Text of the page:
The backends PyTorch, TensorFlow and Jax have built-in automatic differentiation functionality. However, the respective APIs vary widely in how the gradients are computed. ΦFlow seeks to unify optimization and gradient computation so that code written against the ΦFlow API will work with all backends. Nevertheless, we recommend using backend-specific optimization for certain tasks like neural network training.
The following overview table shows which ΦFlow optimization functions are supported by which backends.
ΦFlow provides functions for solving linear equations as well as finding optimal parameters for non-linear problems. These functions work with all backends but run much slower with NumPy due to the lack of analytic gradients.
solve_nonlinear() solve unconstrained nonlinear optimization problems.
The following example uses L-BFGS-B to find a solution to a nonlinear optimization problem using the
def loss(x1: Grid, x2: Grid) -> math.Tensor: return field.l2_loss(physics(x1, x2) - target) x0 = x0_1, x0_2 solution = math.minimize(math.jit_compile(loss), math.Solve('L-BFGS-B', 0, 1e-3, x0=x0))
For solving linear systems of equations, ΦFlow provides the function
The following example uses the conjugate gradient algorithm to solve_linear
f(x) = y:
@math.jit_compile_linear def f(x: Grid) -> Grid: return field.where(mask, 2 * field.laplace(x), x) x = math.solve_linear(f, y, math.Solve('CG', 1e-3, 0, x0=x0))
Which solver implementation is used, depends on the backend.
However, all backends support conjugate gradient (
'CG') and conjugate gradient with adaptive step size (
'auto' to let ΦFlow chose an appropriate solver.
|‘CG-adaptive’||Φ-Flow||Φ-Flow||Φ-Flow (only function-based)||Φ-Flow|
minimize return only the solution.
To access further information about the optimization, run the optimization within a
When a solve does not find a solution, a subclass of
ConvergenceException is thrown.
solve = math.Solve('CG', 1e-3, 0, max_iterations=300) try: solution = field.solve_linear(..., solve=solve) solution = field.minimize(..., solve=solve) converged = True except NotConverged as not_converged: print(not_converged) last_estimate = not_converged.x except Diverged as diverged: print(diverged) iterations_performed = solve.result.iterations # available in any case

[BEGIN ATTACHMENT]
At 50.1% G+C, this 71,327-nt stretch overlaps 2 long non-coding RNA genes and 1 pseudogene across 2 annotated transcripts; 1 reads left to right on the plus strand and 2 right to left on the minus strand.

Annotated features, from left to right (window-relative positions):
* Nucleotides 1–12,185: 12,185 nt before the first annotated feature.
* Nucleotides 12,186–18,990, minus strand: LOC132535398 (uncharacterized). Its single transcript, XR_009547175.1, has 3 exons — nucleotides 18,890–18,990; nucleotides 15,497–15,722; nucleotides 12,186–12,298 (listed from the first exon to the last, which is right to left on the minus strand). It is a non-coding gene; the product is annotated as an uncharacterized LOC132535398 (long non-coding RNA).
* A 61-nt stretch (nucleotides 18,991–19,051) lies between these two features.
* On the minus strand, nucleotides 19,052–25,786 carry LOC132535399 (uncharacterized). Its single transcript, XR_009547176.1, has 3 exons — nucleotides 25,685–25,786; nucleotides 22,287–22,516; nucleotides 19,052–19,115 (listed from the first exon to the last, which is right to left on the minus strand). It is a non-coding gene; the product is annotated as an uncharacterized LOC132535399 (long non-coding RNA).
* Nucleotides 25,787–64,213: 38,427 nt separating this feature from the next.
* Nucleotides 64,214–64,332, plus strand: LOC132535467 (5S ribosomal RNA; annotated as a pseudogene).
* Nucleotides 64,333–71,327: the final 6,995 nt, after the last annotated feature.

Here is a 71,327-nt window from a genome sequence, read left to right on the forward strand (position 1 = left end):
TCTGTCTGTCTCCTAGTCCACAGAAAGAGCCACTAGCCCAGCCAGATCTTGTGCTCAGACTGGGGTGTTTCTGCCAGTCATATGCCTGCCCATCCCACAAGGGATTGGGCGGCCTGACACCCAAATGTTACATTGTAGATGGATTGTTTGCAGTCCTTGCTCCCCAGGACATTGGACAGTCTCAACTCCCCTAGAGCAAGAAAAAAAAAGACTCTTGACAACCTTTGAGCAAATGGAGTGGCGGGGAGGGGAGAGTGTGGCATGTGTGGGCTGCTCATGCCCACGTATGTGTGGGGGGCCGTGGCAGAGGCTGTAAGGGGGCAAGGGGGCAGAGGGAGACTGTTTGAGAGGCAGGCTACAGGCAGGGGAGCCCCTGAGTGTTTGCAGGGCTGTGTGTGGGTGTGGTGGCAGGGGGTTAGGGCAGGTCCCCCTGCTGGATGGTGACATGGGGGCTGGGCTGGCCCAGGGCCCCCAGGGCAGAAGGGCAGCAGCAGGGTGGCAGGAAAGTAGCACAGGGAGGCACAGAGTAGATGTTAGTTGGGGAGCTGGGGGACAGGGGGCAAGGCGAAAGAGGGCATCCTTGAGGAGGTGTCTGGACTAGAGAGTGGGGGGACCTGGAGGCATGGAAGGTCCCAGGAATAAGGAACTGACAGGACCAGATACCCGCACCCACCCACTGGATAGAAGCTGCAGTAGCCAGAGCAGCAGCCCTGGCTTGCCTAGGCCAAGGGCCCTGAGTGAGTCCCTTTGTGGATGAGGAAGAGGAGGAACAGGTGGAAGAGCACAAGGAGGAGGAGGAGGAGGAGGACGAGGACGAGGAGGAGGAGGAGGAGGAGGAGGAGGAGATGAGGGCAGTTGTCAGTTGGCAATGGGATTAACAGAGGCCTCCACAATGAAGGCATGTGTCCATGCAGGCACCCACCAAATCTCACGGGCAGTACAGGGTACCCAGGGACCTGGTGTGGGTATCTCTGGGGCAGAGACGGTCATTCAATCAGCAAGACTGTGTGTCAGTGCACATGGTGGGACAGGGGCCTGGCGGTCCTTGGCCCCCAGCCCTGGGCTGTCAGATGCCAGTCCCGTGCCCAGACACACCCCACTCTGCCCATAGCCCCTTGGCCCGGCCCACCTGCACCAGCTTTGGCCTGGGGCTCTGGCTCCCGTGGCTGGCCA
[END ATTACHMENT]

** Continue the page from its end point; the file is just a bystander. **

Currently, backpropagation is supported for
The following code shows how to specify different settings for the backpropagation solve:
from phi.flow import * gradient_solve = math.Solve('auto', 1e-5, 0, max_iterations=100, x0=x0) solve = math.Solve('CG', 1e-5, 1e-5, gradient_solve=gradient_solve, x0=None)
Solves during backpropagation raise the same exceptions as in the forward pass.
The only exception is TensorFlow where a warning message is printed instead since exceptions are not supported during backpropagation.
Information about backpropagation solves can be obtained the same ways with the forward solves,
SolveTape context around the gradient computation.
There are two ways to evaluate gradients using ΦFlow: computing gradients of functions and computing gradients of tensors. The former is the preferred way and works will all backends except for NumPy.
compute the gradient of a Python function with respect to one or multiple arguments.
The following example evaluates the gradient of
physics w.r.t. two of its inputs.
def physics(x: Grid, y: Grid, target: Grid) -> math.Tensor: x, y = step(x, y) return field.l2_loss(y - target), x gradient = field.functional_gradient(physics, wrt='x,y', get_output=True) loss, x, (dx, dy) = gradient(...)
In the above example,
wrt=[0, 1] specifies that we are interested in the gradient with respect to the first and second argument of
get_output=True, evaluating the gradient also returns all regular outputs of
dx, dy would be returned.
Note that the first output of
physics must be a scalar
All other outputs are not part of the gradient computation.
Note that higher-order derivatives might not work as expected with some backends.
Recommended for neural network training.
Unfortunately all supported backends have a different approach to computing gradients:
TensorFlow and PyTorch include various optimizers for neural network (NN) training. Additionally, NN variables created through the respective layer functions are typically marked as variables by default, meaning the computational graph for derived tensors is created automatically.
The following script shows how a PyTorch neural network can be trained. See the demo network_training_pytorch.py for a full example.
net = u_net(2, 2) optimizer = optim.Adam(net.parameters(), lr=1e-3) for training_step in range(100): data: Grid = load_training_data(training_step) optimizer.zero_grad() prediction: Grid = field.native_call(net, data) simulation_output: Grid = simulate(prediction) loss = field.l2_loss(simulation_output) loss.native().backward() optimizer.step()
In the above example,
extracts the field values as PyTorch tensors with shape
(batch_size, channels, spatial...),
then calls the network and returs the result again as a
loss is a
phi.math.Tensor, we need to invoke
native() to call PyTorch’s
For TensorFlow, a
GradientTape context is required around network evaluation, physics and loss definition.